Yield curve inversion – what it means
Let’s start by reviewing what the yield curve actually is. Consider a range of durations for government notes, for example, you can have 3-month notes, 1-year notes, 2-year notes and so on up to 30-year bonds and notes.
The normal course for debt instruments is that as the duration increases, so does the yield (i.e. how much interest you earn). Think of it a bit like term deposits at any of our major banks – you typically get a higher rate for holding your money in a longer dated term deposit. The same rule applies normally to bonds and notes.
Hence as a function of yield rate and maturity, we usually see an upward sloping curve like this.
However, let’s say that investors take the view the interest rates will fall materially over the coming years. It makes sense that this won’t impact near term yields much (since they’ll pay before much rate cutting is done), but medium/longer-term yields will need to fall. Thus the curve exhibits an inverted shape.
So there we have it – that’s yield curve inversion. Pretty simple!
Many investors believe that an inverted yield curve is a precursor to a recession. This conclusion isn’t without merit as we can see from the below chart. All the below recessions were preceded by a yield curve inversion (where the 10-year rate was lower than the 1-year rate).
Notice the time differential between the curve inverting and a recession actually starting - it can be anywhere between 6-30 months. An indicator with such a wide lag isn’t useful if we’re looking to avoid a recession or go short. For the former case, if we were to remove our long positions, we could miss out on considerable upside. In the latter case, if we do short, our downside exposure (should stocks rally rather than fall) could be large.
Further, it’s difficult to suggest as to why an inverted curve would cause a recession. Afterall, it’s just a reflection that investors are expecting a falling rate in future which should be a positive for business since debt becomes more affordable.
So why does there look to be a link? Yield curve inversions usually occur towards the end of a business cycle (where we would expect a recession anyway) after the central bank has finished with several rounds of hikes and moved to pause on or reduce future rates.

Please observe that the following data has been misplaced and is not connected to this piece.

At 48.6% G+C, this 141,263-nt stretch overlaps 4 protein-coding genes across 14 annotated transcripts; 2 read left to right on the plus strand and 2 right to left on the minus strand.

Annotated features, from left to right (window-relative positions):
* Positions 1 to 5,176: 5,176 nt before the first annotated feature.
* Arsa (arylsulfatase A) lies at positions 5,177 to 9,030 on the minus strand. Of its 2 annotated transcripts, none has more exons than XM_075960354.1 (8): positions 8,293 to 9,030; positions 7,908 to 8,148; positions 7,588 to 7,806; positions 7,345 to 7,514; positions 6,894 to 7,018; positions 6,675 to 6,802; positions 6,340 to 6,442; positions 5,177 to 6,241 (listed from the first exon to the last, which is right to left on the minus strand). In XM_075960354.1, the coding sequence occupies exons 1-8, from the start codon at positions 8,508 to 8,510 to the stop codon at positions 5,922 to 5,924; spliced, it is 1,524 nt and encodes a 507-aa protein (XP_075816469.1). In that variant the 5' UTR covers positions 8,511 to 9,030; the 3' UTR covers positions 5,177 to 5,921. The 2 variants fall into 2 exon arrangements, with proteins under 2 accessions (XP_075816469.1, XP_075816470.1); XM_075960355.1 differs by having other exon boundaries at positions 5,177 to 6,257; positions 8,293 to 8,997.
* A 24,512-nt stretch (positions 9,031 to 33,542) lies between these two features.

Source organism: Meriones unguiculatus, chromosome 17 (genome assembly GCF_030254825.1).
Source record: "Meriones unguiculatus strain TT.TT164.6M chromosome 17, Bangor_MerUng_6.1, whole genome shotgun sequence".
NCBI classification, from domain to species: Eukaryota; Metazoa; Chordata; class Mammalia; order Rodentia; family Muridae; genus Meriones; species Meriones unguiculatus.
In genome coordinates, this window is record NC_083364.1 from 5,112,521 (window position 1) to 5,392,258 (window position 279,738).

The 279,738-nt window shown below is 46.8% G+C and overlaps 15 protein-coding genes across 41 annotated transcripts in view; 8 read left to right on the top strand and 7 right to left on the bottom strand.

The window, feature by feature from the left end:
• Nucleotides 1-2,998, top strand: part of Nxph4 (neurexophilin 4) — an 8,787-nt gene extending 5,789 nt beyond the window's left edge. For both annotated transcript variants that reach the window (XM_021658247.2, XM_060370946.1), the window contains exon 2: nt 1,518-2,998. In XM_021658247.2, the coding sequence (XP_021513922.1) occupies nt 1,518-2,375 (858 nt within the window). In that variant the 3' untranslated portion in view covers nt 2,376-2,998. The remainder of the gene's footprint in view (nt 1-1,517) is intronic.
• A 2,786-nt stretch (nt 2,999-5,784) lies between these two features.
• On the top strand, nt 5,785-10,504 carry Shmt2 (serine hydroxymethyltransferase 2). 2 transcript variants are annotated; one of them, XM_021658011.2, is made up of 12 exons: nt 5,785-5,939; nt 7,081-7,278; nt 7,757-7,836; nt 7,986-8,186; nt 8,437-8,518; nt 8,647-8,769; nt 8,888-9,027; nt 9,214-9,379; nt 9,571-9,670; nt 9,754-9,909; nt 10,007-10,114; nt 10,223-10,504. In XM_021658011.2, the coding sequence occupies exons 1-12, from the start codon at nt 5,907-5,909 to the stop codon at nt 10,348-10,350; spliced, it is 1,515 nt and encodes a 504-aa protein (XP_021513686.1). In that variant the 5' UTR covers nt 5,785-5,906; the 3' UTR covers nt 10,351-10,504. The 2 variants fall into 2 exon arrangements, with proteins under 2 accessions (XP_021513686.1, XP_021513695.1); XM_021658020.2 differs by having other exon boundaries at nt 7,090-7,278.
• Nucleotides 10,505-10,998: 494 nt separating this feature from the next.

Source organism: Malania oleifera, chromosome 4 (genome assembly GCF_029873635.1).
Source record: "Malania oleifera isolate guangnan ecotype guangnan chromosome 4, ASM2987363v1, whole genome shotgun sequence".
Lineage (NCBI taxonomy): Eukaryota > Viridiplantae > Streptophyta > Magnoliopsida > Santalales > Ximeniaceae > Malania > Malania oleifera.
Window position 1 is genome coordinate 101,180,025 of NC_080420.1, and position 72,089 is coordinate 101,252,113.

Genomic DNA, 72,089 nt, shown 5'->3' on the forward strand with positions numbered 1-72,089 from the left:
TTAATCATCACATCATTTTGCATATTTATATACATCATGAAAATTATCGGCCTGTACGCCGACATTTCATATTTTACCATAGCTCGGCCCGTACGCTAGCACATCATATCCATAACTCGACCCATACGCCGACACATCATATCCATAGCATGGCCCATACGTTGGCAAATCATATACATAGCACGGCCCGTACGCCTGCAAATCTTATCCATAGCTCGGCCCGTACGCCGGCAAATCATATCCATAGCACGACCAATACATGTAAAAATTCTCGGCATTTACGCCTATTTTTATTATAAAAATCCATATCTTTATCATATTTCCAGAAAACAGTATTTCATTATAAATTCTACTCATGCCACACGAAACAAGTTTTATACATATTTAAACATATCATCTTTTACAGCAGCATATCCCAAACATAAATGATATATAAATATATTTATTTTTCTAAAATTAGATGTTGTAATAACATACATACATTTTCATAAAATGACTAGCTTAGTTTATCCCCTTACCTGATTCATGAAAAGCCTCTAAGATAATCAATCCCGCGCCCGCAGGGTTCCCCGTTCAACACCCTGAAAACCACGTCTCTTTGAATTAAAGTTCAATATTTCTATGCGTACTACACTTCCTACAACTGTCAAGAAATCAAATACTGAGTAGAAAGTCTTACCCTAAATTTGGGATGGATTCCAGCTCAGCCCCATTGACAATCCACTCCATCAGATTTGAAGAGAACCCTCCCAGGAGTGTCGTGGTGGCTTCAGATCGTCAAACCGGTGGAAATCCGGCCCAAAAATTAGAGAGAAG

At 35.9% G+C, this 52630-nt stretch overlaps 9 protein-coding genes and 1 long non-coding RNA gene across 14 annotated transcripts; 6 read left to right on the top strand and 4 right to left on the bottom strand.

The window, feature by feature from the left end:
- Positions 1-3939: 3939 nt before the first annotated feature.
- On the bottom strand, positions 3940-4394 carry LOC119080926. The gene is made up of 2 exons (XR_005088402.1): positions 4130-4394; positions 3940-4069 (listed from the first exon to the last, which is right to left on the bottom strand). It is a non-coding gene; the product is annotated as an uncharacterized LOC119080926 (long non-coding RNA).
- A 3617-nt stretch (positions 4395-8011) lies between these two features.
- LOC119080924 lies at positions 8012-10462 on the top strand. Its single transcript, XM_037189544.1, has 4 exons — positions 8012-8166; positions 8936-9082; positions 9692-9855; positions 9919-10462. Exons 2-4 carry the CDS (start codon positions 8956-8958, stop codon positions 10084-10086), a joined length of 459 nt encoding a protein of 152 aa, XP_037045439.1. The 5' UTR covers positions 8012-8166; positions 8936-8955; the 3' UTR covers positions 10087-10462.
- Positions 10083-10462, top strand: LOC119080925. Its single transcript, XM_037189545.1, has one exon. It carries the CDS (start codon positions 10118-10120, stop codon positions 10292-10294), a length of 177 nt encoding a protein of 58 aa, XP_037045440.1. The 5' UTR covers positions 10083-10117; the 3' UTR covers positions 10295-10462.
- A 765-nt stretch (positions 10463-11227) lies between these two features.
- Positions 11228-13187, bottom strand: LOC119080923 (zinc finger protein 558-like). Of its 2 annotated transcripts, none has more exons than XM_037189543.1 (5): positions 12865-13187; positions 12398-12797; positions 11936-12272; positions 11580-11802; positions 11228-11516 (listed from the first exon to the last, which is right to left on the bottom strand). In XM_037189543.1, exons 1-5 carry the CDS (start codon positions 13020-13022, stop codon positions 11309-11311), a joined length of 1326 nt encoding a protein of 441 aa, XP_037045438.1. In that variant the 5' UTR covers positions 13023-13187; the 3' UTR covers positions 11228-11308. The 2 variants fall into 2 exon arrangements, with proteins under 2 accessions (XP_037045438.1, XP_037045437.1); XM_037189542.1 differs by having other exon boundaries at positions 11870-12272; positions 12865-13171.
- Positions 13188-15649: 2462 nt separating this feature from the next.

Late in the cycle, many firms are already highly leveraged and thus sensitive to adverse outcomes. The cut/pause in rates may help on the margin, but often other events overwhelm business prospects (for example, the 'dot com' crash, GFC etc). It's often true that rates are cut to provide a soft landing for said adverse outcomes.
Hence we have a case where there appears to be a correlation but this does not imply causality.
In finance, curve inversion can cause some problems. Many firms in this sector earn a return by issuing short term debt and re-lending it for longer durations at a higher rate. If long term rates fall, then these profit margins can also fall. That said, such problems can be managed.
To sum it up, yield curve inversions have no real ‘magic power’. They’re more a symptom of other issues present in an economy which have been significant enough to reduce future interest rate expectations relative to current levels.
What’s occurring now and what is Vega Capital doing?
As of last Friday (22nd of March 2019), the 1 year US Treasury bill yield traded higher than that of the 10 year US Treasury bill yield, an important inversion level.
As our readers would know, we’ve been cautious about the US economy since early January and continue to worry about it seemingly edging closer and closer to a recession.
We remain long US equity exposure via options and have been progressively lowered our exposure over the past few months as the market continued to rally. This was largely due to the returns on offer in the equity options market not being sufficiently attractive to warrant a more substantial position.
An inversion in the yield curve is not sufficient evidence for us to take a bearish view of the market. As noted prior, there can be a large gap between the time at which inversion occurs and the eventual recession. Shorting during this long time frame can result in very large portfolio drawdowns which we don’t wish to endure. Further, there are better sources of data which flag recession risks with a much shorter lag.
Our algorithms which monitor the US economy would need to see a larger interruption to the ability of businesses and consumers to utilise debt before any short positioning could be considered.
That said, we could be short in a month or in more than a year depending on the data. At this stage, it’s hard to know.
Scott has seven years of experience in investment and risk management, was previously an analyst at Montgomery Investment Management, and holds a degree Economics from the UWA as well as a Master’s degree in Financial Mathematics from UNSW.